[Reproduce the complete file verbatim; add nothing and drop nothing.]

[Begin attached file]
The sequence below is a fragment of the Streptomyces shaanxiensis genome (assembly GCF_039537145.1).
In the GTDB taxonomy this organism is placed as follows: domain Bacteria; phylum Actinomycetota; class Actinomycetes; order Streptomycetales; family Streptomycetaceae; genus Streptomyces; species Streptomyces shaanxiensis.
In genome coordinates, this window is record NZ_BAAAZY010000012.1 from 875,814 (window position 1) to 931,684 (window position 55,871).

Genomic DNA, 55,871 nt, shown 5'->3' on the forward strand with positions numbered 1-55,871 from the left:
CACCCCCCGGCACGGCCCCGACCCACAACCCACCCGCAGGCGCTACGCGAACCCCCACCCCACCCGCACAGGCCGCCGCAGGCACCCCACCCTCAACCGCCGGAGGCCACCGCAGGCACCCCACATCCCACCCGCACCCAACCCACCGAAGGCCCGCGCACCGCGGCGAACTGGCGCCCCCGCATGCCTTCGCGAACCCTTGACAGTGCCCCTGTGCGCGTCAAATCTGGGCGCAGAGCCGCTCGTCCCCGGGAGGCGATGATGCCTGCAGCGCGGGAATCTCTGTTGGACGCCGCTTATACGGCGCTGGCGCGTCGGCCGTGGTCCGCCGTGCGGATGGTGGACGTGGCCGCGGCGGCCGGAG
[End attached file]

The sequence below is a fragment of the Streptomyces shaanxiensis genome (assembly GCF_039537145.1).
In the GTDB taxonomy this organism is placed as follows: domain Bacteria; phylum Actinomycetota; class Actinomycetes; order Streptomycetales; family Streptomycetaceae; genus Streptomyces; species Streptomyces shaanxiensis.
In genome coordinates, this window is record NZ_BAAAZY010000012.1 from 875,814 (window position 1) to 931,684 (window position 55,871).

Genomic DNA, 55,871 nt, shown 5'->3' on the forward strand with positions numbered 1-55,871 from the left:
CACCCCCCGGCACGGCCCCGACCCACAACCCACCCGCAGGCGCTACGCGAACCCCCACCCCACCCGCACAGGCCGCCGCAGGCACCCCACCCTCAACCGCCGGAGGCCACCGCAGGCACCCCACATCCCACCCGCACCCAACCCACCGAAGGCCCGCGCACCGCGGCGAACTGGCGCCCCCGCATGCCTTCGCGAACCCTTGACAGTGCCCCTGTGCGCGTCAAATCTGGGCGCAGAGCCGCTCGTCCCCGGGAGGCGATGATGCCTGCAGCGCGGGAATCTCTGTTGGACGCCGCTTATACGGCGCTGGCGCGTCGGCCGTGGTCCGCCGTGCGGATGGTGGACGTGGCCGCGGCGGCCGGAG